The tweet below includes a video update on Ohio State’s Student Farm, which is located at CFAES’s Waterman Agriculture and Natural Resources Laboratory in Columbus. Watch to the end for an interesting way to control weeds without using chemicals.
The Ohio State Student Farm moved to a new location south on Waterman Agricultural and Natural Resources Laboratory. Unfamiliar soil conditions and different weeds are presenting new learning challenges as they grow 20–30 varieties of vegetables for this year's CSA. pic.twitter.com/YoqtdiOjUl
The next breakfast program by the Environmental Professionals Network (EPN), set for July 10, will take you on a walking tour of the Lower Olentangy River in Columbus. You’ll learn about wildlife, forestry, invasive species, water quality and the benefits of lowhead dam removal. You’ll visit CFAES’s Wilma H. Shiermeier Olentangy River Wetland Research Park, check out invasive-species removal and elm research projects in Tuttle Park, learn about the 5th Avenue dam removal and river restoration process, and get a close-up look at a field collection of aquatic macroinvertebrates. Registration is open to both EPN members and the public. Find out more.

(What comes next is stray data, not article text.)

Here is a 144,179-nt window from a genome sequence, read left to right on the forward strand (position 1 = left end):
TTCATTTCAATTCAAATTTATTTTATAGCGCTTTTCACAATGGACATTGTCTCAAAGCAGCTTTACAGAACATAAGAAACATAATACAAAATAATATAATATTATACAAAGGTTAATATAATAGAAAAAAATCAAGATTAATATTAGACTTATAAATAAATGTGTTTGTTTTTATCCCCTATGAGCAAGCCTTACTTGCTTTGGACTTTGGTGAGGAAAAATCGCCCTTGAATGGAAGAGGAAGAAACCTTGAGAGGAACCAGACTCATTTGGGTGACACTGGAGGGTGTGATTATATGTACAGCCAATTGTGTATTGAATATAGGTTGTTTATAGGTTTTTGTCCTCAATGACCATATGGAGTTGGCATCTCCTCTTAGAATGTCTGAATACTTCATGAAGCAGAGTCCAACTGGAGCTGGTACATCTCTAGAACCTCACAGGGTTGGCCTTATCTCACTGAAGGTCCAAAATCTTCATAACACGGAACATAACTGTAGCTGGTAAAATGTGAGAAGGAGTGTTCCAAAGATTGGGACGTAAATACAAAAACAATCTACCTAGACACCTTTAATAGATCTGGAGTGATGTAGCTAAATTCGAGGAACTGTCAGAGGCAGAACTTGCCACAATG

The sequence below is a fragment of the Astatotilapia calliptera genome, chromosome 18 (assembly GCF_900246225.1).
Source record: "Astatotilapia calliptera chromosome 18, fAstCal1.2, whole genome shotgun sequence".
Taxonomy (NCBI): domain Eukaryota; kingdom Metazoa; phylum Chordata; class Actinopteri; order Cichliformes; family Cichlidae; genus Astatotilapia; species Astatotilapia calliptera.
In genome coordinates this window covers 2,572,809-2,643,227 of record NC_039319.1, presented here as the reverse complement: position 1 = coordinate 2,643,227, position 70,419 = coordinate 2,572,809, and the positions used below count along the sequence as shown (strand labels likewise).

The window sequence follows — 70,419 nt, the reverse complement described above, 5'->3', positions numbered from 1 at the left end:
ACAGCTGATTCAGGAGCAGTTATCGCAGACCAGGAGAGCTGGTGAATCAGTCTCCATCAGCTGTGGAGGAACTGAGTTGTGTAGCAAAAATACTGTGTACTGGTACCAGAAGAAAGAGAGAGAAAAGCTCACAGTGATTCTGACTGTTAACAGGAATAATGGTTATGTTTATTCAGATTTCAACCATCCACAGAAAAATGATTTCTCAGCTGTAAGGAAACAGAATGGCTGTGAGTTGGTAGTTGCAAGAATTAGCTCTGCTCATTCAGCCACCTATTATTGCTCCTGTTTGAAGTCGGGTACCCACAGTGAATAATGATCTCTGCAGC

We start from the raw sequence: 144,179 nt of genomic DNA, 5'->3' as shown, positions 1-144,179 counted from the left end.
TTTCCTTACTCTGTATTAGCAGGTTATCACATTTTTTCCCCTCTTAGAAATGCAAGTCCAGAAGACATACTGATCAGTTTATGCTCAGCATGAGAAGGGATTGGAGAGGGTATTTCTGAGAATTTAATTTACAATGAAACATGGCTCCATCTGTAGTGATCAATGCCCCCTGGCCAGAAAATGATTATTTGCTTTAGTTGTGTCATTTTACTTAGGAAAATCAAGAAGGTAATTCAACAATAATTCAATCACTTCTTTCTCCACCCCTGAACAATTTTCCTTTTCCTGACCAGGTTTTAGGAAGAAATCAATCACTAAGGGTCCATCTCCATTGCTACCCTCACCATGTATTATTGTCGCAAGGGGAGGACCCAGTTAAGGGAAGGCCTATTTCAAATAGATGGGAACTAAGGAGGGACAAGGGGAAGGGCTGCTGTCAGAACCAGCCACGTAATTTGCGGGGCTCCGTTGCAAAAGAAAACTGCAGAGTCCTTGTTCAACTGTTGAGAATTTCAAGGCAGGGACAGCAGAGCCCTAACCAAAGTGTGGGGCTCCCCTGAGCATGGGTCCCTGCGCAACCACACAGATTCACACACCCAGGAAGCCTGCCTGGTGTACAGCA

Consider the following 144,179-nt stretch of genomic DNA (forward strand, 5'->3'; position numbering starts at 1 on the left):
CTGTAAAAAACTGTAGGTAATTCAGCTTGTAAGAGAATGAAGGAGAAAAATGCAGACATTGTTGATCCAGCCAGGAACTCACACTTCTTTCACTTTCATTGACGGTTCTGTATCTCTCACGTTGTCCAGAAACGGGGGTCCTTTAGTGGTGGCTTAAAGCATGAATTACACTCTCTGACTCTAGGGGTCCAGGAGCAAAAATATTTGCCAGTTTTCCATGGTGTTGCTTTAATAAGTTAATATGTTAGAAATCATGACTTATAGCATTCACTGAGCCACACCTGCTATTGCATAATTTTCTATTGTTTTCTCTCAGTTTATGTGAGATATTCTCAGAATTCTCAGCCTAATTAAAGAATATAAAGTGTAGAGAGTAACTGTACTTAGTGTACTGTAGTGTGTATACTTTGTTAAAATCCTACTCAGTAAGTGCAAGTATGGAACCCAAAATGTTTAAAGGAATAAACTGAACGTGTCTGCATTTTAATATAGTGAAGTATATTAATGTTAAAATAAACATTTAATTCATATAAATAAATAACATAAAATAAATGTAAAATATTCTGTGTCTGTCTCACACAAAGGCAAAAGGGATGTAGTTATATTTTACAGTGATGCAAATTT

CFAES’s Mažeika Sullivan, director of the Shiermeier wetland park and one of the walk’s guides, talks about the facility in the video above.
Manure Science Review, co-organized by CFAES, is set for July 25 in Forest in northwest Ohio. Its full day of talks and demos will showcase ways to put manure to good use — helping food production, soil health and a farmer’s bottom line, while also protecting water quality.Find details, including a link to register. (You’ll save $5 if you sign up by July 16.)
June 28’s program in Stone Lab’s annual summer Guest Lecture Series features the executive director of the National Ocean Service’s Great Lakes Observing System and the western Lake Erie project director for The Nature Conservancy in Ohio. Find out more.
Stone Lab, part of CFAES, is located at Put-in-Bay on Lake Erie.
Giant hogweed, the nasty invasive plant that’s currently in the news — experts discovered it for the first time in Virginia recently — has been found in scattered places in Ohio for a number of years, especially in Ashtabula County in the state’s far northeastern corner.
The 2018 webinar series by CFAES’s Bee Lab continues at 9 a.m. Wednesday, June 20, with a talk called “Ethics in Beekeeping.” Speaking will be Kim Flottum, the editor of Medina-based Bee Culture magazine and the author of The Backyard Beekeeper and Better Beekeeping, among others.